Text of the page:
Britain and the future of the eurozone

John Palmer

By John Palmer

There are two seemingly very different conclusions to be drawn from the latest European Union summit meetings designed to tackle the growing crisis within the eurozone. The first is that the eurozone has taken major steps towards an economic union not just a monetary union and that it lays the foundations for European economic governance. The second is that the EU has failed to find a lasting solution to the chronic problems afflicting some of the eurozone peripheral economies now and that the crisis may intensify.

In my view both conclusions are valid and are not in contradiction with each other. The agreement on the strengthening and reform of the Euro Stability and Growth Pact and the matching “Euro Plus Pact”  do not yet add up to the “revolution” which Commission president Manuel Barroso hailed last week. But they mark a potentially decisive impetus for further and closer future European integration.

Inevitably much attention was focussed in Brussels during the summit meetings with the crisis in Portugal. The collapse of the centre left government and the calling of a general election predictably inflamed speculation that Portugal may very soon be obliged to seek a full scale “bail out” from the EU and the IMF. In addition last minute difficulties created by Chancellor Merkel’s German government means that unnecessary and potentially dangerous question marks still hang over the practical operation of the new, permanent bail out mechanism.

That said, no one should under-estimate the scale of financial support now being made available to help eurozone countries in difficulty. There should be more than enough – on current estimates – to meet the needs of Greece, Ireland and Portugal over the next few years and sufficient even in the unlikely event of a bailout be required by Spain. On the other hand the problems affecting the sovereign debt of these so-called “peripherals” is only one aspect of the crisis. We still await judgement on the state of the EU banking system given its massive exposure to sovereign debt which should emerge from the current bank “stress tests”.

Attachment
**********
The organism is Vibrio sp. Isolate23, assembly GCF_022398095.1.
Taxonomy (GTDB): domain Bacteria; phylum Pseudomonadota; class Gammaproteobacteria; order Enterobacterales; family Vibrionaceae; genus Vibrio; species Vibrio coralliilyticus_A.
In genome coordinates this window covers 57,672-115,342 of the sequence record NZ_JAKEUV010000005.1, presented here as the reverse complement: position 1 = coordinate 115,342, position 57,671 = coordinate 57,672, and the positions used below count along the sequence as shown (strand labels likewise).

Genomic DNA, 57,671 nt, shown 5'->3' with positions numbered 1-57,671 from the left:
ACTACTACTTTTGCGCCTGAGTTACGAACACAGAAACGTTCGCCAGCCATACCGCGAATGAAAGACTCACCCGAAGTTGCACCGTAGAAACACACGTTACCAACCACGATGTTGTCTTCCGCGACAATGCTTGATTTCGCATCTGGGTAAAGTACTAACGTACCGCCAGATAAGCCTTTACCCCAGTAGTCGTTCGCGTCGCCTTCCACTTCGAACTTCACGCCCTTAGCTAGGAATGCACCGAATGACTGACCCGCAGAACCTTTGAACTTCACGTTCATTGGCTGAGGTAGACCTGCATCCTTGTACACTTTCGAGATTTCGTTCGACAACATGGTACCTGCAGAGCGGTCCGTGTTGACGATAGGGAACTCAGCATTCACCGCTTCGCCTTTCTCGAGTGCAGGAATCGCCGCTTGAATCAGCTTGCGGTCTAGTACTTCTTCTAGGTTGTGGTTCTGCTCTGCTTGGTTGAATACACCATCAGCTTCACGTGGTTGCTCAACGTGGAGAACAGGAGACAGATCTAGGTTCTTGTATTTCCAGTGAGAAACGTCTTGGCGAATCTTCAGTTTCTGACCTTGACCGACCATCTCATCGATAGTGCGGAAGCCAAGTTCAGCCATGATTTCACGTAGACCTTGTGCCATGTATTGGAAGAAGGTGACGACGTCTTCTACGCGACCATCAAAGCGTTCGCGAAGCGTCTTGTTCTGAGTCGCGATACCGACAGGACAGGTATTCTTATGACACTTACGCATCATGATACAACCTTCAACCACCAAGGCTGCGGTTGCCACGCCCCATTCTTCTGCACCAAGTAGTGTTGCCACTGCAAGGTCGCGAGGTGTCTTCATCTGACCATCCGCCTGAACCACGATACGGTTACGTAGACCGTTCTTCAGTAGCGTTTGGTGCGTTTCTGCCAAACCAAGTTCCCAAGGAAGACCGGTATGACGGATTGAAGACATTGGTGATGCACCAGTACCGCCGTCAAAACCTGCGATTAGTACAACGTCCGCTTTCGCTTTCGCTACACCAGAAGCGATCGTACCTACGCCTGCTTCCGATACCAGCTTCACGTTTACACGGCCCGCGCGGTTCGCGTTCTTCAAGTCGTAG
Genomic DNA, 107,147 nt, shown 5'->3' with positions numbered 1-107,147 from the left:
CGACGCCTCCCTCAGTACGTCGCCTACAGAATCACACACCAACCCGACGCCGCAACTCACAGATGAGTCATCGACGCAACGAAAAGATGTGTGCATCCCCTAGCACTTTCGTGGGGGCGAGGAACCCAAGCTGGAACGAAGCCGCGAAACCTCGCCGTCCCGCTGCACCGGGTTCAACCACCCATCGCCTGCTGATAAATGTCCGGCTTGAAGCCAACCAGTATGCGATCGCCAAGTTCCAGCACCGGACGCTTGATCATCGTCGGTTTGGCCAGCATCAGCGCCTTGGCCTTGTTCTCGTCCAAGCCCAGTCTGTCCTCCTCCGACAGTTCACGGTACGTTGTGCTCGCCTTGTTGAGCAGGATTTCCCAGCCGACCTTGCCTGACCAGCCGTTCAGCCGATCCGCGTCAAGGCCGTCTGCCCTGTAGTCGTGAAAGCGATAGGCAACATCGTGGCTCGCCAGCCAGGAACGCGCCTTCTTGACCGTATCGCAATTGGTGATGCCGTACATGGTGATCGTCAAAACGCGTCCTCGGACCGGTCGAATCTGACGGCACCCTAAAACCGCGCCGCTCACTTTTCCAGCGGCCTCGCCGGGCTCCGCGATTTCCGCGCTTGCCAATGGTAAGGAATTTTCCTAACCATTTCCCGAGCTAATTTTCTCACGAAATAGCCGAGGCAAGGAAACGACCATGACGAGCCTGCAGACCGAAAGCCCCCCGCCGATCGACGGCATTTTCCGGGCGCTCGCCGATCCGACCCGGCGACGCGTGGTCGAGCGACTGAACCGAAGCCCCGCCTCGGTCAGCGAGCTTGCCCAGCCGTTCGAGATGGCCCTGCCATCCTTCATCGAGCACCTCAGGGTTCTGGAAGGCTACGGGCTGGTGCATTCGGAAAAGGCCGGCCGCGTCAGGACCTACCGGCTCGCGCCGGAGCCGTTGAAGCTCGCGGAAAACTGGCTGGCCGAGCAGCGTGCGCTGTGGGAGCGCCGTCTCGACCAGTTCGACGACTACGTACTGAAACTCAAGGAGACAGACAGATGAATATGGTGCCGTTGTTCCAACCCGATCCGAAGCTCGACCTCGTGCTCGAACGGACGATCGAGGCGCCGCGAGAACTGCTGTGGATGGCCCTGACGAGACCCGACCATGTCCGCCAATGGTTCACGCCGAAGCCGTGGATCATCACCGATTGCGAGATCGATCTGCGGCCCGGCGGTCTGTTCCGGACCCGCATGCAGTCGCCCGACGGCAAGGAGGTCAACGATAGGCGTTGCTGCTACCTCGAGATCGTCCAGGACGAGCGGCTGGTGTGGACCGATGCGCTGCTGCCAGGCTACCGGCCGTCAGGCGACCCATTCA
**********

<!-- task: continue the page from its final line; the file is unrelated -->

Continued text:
Further ahead there are serious question marks over the capacity of Greece – and perhaps other peripherals – to generate the economic growth to be able to service their debts in the medium to longer term. Debt repayment by Greece has been eased (through lower interest rates and a long repayment period) and this will soon be extended to Ireland. But the overall impact of the financial support arrangements may weaken not strengthen the peripherals’ ability to grow their way out of crisis.

The short-sighted attitude of some of the economically stronger eurozone governments to the creation and use of eurobonds which could exploit the eurozone’s collective credit worthiness is worrying. Politicians have found it hard to articulate the case for greater eurozone solidarity at home in spite of the evidence this would help the EU as a whole back to faster and more sustainable growth and employment. Nor have they been entirely forthcoming about the vulnerability of their own banks to the unresolved bank and sovereign debts of the weaker peripheral economies.

On the other hand it is clear that the strengthened Growth and Stability Pact goes a long way to requiring Member States to comply both with eurozone rules on debt and budget deficits. It also sets a framework for far reaching reforms for economic, pensions, health and welfare policies. Sanctions against those who break the Stability Pact rules are now less likely to be blocked by eurozone governments while governments seem willing to take ownership of the objectives set out in the Euro Plus Agreement.